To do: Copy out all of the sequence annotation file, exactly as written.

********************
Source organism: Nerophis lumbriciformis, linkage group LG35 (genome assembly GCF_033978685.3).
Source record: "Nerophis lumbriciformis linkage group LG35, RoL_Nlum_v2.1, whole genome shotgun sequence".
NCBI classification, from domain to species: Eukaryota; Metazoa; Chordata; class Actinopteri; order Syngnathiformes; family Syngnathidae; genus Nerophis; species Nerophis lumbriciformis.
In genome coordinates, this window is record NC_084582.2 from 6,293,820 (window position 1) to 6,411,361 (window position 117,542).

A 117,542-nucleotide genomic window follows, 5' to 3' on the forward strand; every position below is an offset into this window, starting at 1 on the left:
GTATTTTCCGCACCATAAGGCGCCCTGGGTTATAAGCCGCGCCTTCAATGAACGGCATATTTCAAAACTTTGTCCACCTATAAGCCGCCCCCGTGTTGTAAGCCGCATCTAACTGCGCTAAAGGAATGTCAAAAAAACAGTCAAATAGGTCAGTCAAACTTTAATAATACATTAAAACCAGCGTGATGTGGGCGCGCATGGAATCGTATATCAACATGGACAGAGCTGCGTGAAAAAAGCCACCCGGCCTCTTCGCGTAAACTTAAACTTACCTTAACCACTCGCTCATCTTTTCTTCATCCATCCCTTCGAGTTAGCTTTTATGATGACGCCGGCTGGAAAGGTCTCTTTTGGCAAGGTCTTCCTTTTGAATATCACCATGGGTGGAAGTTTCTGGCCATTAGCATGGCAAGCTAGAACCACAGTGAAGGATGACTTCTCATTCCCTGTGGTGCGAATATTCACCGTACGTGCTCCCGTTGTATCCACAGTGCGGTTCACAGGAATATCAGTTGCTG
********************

Source organism: Nerophis lumbriciformis, linkage group LG35 (genome assembly GCF_033978685.3).
Source record: "Nerophis lumbriciformis linkage group LG35, RoL_Nlum_v2.1, whole genome shotgun sequence".
NCBI classification, from domain to species: Eukaryota; Metazoa; Chordata; class Actinopteri; order Syngnathiformes; family Syngnathidae; genus Nerophis; species Nerophis lumbriciformis.
In genome coordinates, this window is record NC_084582.2 from 6,293,820 (window position 1) to 6,411,361 (window position 117,542).

A 117,542-nucleotide genomic window follows, 5' to 3' on the forward strand; every position below is an offset into this window, starting at 1 on the left:
GTATTTTCCGCACCATAAGGCGCCCTGGGTTATAAGCCGCGCCTTCAATGAACGGCATATTTCAAAACTTTGTCCACCTATAAGCCGCCCCCGTGTTGTAAGCCGCATCTAACTGCGCTAAAGGAATGTCAAAAAAACAGTCAAATAGGTCAGTCAAACTTTAATAATACATTAAAACCAGCGTGATGTGGGCGCGCATGGAATCGTATATCAACATGGACAGAGCTGCGTGAAAAAAGCCACCCGGCCTCTTCGCGTAAACTTAAACTTACCTTAACCACTCGCTCATCTTTTCTTCATCCATCCCTTCGAGTTAGCTTTTATGATGACGCCGGCTGGAAAGGTCTCTTTTGGCAAGGTCTTCCTTTTGAATATCACCATGGGTGGAAGTTTCTGGCCATTAGCATGGCAAGCTAGAACCACAGTGAAGGATGACTTCTCATTCCCTGTGGTGCGAATATTCACCGTACGTGCTCCCGTTGTATCCACAGTGCGGTTCACAGGAATATCAGTTGCTG